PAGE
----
Managing a group like Intellectual Conversation Group with well over 700 members depends heavily on the quality and dedication of its volunteers, specifically Table Hosts. Several of our more successful Table Hosts have contributed their thoughts to this document entitled, “Table Host Guidelines.”
The challenge for every Table Host is to create a pleasant experience for each of our members attending a discussion group, and more specifically, those members sitting at their table. Our rules are to be inclusive with discussion never leading to polarity or leading to the discomfort of any other member sitting on the table. We feel members come to the table as friends and need to leave as friends. The conversation should never be a debate and there should never be winners and losers. Ideally, attendees will all have a pleasant experience and learn something new during the process.
Our guidelines will help each Table Host meet those objectives. To put it in the words of one of our hosts, she believes you should think of table hosting as if you were hosting an event at your home. “You want everyone to have a good time and you want to keep an eye on how it’s all going.”
1) Less is more. The purpose of the 2-minute rule is to give everyone sitting at your table an opportunity to answer the question before open discussion. Two minutes and that’s it. Tell the group each time, just before you begin, that you will be strict about the time and then make sure that you are. Some people you will actually have to interrupt, but it’s your job. Use a bell or the timer on your phone, or just hold up your hand, smile and say “Sorry, we have to move on.” It may feel uncomfortable at first, but you will get used to it. If you say “only 2 minutes” or “up to 2 minutes” just before you begin the group, no one should feel that it is personal.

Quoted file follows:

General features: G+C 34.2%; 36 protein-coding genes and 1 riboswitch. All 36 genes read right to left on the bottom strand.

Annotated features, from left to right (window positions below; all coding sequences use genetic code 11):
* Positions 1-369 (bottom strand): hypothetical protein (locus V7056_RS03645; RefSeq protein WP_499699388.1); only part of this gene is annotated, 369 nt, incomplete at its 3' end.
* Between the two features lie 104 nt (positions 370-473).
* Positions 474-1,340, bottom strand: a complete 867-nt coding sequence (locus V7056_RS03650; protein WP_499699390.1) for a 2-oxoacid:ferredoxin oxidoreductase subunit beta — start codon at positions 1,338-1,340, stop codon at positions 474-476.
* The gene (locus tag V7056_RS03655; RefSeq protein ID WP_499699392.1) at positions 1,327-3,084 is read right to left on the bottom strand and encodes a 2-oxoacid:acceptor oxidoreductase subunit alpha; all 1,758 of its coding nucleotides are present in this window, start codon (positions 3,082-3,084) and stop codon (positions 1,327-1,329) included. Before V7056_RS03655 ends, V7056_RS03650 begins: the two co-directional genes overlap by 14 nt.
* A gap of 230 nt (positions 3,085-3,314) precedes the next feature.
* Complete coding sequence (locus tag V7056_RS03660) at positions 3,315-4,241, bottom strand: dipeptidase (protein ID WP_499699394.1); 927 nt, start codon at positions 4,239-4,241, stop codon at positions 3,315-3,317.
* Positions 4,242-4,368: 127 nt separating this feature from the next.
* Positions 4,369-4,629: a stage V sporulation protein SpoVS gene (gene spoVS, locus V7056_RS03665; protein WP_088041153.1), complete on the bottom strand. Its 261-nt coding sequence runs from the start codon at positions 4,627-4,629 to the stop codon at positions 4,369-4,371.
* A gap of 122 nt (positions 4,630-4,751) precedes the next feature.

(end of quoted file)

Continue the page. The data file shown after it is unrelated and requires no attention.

2) The “Open Discussion” (after each person has spoken for 2 mins.) should be just that; no rules, but the host has to moderate to make sure that no one person or two people dominate. This is probably the most challenging time for the host. If you’re lucky, just like at a party, one person will make a comment and then others join in and there is a natural give and take. In that case the host doesn’t have to do anything. But sometimes one person will try to make another long-winded statement or announce they have “four points to make” and, as host, you have to interrupt and say, for instance, “Just pick one point and let us all discuss it.” Additionally, as host you may want to impose a one or two minute rule during open discussion, especially if a few members begin to become long-winded.
Some people at the table prefer to raise their hand to speak. Make sure you notice those people and acknowledge them so they can have a chance. Also, if you feel comfortable with this, you can even ask someone, for instance, “You’re smiling, did you want to say something?”
As host, you should always be mindful of all the people at your table, look around frequently, try to engage as many people as you can, and if you see people are drifting off, looking at their watches, etc., it’s time to “Move on.” Moving on should not be by consensus, it should be your decision as Table Host. Try to avoid asking if there are any other comments, just move on. One thing that often happens is that only two or three people are engaged in some discussion, and the rest are drifting off. (Make sure you aren’t one of the only two people speaking!) Again, watch for this and then it’s time to just announce, with confidence and a smile, “Well, people, time to move on.”
3) Light & heavy questions. As host, if you feel that, for instance, the group has just discussed a “heavy” question, you might suggest, before the next person picks, “Let’s try something light.” Also, if a very similar question to one that was already discussed comes up, as host you can say, “I think we should skip this one.” Also, if someone drifts into “story-telling”, remind him or her “let’s stay on topic.”